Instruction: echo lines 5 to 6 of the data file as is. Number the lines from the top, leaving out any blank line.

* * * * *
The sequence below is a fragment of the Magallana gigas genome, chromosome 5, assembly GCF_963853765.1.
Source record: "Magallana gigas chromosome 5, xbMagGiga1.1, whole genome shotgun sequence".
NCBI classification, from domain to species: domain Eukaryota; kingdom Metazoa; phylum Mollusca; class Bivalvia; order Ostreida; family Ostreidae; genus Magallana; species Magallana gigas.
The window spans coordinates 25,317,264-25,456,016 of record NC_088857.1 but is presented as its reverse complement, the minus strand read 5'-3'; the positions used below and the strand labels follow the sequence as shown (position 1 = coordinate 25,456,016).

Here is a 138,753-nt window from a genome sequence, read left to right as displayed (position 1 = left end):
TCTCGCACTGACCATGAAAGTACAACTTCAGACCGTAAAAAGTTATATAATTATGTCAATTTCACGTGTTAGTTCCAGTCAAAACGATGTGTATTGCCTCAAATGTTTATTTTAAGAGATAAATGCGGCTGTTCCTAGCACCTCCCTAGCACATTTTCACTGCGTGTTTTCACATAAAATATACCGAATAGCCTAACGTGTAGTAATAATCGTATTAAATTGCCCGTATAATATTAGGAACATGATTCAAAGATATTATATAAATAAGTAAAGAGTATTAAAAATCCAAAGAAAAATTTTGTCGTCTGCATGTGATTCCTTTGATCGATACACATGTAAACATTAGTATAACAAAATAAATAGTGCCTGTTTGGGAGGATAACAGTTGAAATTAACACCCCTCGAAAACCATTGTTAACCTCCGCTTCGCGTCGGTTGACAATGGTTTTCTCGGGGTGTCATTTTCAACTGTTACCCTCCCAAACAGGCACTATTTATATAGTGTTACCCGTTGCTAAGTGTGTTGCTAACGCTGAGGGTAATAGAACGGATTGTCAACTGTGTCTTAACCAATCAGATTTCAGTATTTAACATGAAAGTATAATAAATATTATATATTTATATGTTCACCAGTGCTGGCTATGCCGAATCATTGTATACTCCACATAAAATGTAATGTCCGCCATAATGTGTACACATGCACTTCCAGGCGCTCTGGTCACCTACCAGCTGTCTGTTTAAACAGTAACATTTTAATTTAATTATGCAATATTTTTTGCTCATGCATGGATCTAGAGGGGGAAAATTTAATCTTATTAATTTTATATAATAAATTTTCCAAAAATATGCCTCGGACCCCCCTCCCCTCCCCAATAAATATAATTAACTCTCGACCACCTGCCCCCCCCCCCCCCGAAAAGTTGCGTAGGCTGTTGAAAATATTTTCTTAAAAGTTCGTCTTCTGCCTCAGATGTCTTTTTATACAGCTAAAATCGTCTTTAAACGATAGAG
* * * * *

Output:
Here is a 138,753-nt window from a genome sequence, read left to right as displayed (position 1 = left end):
TCTCGCACTGACCATGAAAGTACAACTTCAGACCGTAAAAAGTTATATAATTATGTCAATTTCACGTGTTAGTTCCAGTCAAAACGATGTGTATTGCCTCAAATGTTTATTTTAAGAGATAAATGCGGCTGTTCCTAGCACCTCCCTAGCACATTTTCACTGCGTGTTTTCACATAAAATATACCGAATAGCCTAACGTGTAGTAATAATCGTATTAAATTGCCCGTATAATATTAGGAACATGATTCAAAGATATTATATAAATAAGTAAAGAGTATTAAAAATCCAAAGAAAAATTTTGTCGTCTGCATGTGATTCCTTTGATCGATACACATGTAAACATTAGTATAACAAAATAAATAGTGCCTGTTTGGGAGGATAACAGTTGAAATTAACACCCCTCGAAAACCATTGTTAACCTCCGCTTCGCGTCGGTTGACAATGGTTTTCTCGGGGTGTCATTTTCAACTGTTACCCTCCCAAACAGGCACTATTTATATAGTGTTACCCGTTGCTAAGTGTGTTGCTAACGCTGAGGGTAATAGAACGGATTGTCAACTGTGTCTTAACCAATCAGATTTCAGTATTTAACATGAAAGTATAATAAATATTATATATTTATATGTTCACCAGTGCTGGCTATGCCGAATCATTGTATACTCCACATAAAATGTAATGTCCGCCATAATGTGTACACATGCACTTCCAGGCGCTCTGGTCACCTACCAGCTGTCTGTTTAAACAGTAACATTTTAATTTAATTATGCAATATTTTTTGCTCATGCATGGATCTAGAGGGGGAAAATTTAATCTTATTAATTTTATATAATAAATTTTCCAAAAATATGCCTCGGACCCCCCTCCCCTCCCCAATAAATATAATTAACTCTCGACCACCTGCCCCCCCCCCCCCCGAAAAGTTGCGTAGGCTGTTGAAAATATTTTCTTAAAAGTTCGTCTTCTGCCTCAGATGTCTTTTTATACAGCTAAAATCGTCTTTAAACGATAGAG